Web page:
Organized team activities (OTA’s) gave us our first look at a Ram’s team that enjoyed a highly touted NFL Draft, and added the talented yet underachieving WR Kenny Britt. Draft picks Greg Robinson and Aaron Donald looked strong and athletic, and Britt flashed his talent (and his mouth) as he made several big plays down the field. However, everything seen during OTA’s must be taken with a grain of salt, as players don’t wear pads and tackle until the second week of training camp. Now that training camp has begun, here are a few players Ramblin’ Fan is looking forward to watching once the pads come on next week.
We’ve all seen his college tape. The undersized Donald is as quick as DT’s come, and he’s as strong as a bull. For reference, at the combine Donald benched 35 reps, good for second best among all defensive lineman. By comparison, his gargantuan Ram teammate Greg Robinson benched 32 reps and Texans DE Jadaveon Clowney logged 21 reps. What truly separates Donald though, is his advanced hand usage when taking on blockers. He has a multitude of moves he utilized in the trenches to routinely get past offensive guards while at Pittsburgh. The real question is, how will he hold up to NFL-caliber lineman? Quickness and technique can be assessed to some degree during OTA’s, but when Donald takes on the likes of guards like Roger Saffold and Robinson, we’ll get a good idea of the impact he can make on defense in year one.
Mason comes into a backfield that already houses a legitimate starter in RB Zac Stacy and a serviceable backup in Benny Cunningham. Isaiah Pead is a bust, but at least he can play special teams – when he’s not getting an unsportsmanlike conduct penalty that is. Mason figures to compete for a committee spot in a Rams offense that figures to heavily rely on the run to open up passing opportunities. He’ll have a role in the offense, but just how large that role will be is going to be dictated by how well he runs in 7-on-7 drills and scrimmages. On top of digesting the playbook and learning how to play at game speed, he must also show an ability to pass protect from the backfield. When defensive coordinator Gregg Williams dials up blitzes in practice, how quick will Mason be able to read and react, while also keeping Bradford clean in the pocket until he can release the ball?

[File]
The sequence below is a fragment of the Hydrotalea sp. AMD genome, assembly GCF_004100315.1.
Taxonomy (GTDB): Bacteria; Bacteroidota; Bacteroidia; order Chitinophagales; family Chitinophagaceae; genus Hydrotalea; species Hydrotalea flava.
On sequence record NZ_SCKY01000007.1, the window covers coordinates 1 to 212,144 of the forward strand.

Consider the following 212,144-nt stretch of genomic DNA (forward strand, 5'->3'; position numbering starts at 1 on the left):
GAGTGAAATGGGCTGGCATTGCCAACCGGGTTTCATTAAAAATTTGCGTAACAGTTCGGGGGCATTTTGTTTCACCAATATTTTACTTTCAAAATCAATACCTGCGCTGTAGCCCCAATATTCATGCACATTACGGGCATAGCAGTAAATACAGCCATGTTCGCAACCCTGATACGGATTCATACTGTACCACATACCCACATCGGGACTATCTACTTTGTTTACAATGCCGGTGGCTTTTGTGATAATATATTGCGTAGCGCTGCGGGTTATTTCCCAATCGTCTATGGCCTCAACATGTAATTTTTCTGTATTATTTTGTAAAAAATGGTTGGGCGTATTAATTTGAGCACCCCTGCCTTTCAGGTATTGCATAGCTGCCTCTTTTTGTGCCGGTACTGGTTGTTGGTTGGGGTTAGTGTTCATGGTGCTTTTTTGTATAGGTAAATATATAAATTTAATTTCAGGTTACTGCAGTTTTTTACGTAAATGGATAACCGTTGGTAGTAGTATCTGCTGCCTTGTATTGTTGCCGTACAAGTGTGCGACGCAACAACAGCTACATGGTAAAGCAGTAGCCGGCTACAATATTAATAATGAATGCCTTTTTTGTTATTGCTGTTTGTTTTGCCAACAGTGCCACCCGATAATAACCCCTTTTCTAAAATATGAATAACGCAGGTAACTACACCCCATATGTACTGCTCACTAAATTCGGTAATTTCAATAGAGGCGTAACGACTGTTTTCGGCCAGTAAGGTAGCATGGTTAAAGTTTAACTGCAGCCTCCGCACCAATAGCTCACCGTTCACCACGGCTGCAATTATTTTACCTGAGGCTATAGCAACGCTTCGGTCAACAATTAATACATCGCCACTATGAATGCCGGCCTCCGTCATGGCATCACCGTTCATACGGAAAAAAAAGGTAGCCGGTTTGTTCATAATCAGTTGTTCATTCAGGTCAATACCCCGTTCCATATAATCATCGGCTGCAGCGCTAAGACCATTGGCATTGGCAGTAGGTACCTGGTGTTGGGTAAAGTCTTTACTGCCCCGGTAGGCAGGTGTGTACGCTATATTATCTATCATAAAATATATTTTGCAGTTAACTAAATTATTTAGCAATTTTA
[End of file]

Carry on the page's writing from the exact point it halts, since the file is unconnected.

Ray Ray Armstrong
It seems everyone in Rams Nation is boarding the Ray Ray hype-train, especially after the arrest of LB Jo-Lonn Dunbar. I’m reserving my judgements on Armstrong until I see what he can do outside of special teams. I have no question about his physical tools, but can he learn how to be a true all-around defender instead of just a chase and tackle linebacker? Can he show he can play in space? It’ll take time for him to learn the defense (one advantage Dunbar holds over Armstrong), but if he can we should be seeing a lot more of him this season.
At least he’s confident. He ran his mouth after making plays in OTA’s, but once the pads come on will he be able to replicate those results? If so, head coach Jeff Fisher will be lauded for his decision to bring in his former player from Tennessee. He’ll certainly get his chances against the first team defense this summer. His ability to make plays and develop chemistry with Bradford will be something to monitor.
Many eyes will fall on Sam as he fights to earn a spot on the final 53-man roster come September. Sam came into camp 13 lbs. lighter than he was in OTA’s – placing him presently at 257 lbs. Sam says he’s faster and stronger, which was one of his goals coming out of OTA’s. After passing the conditioning test with flying colors, Sam can now focus on finding a spot for himself among an incredibly deep defensive line. How Sam fares in special teams drills will go a long way toward him suiting up for the Rams on Week 1.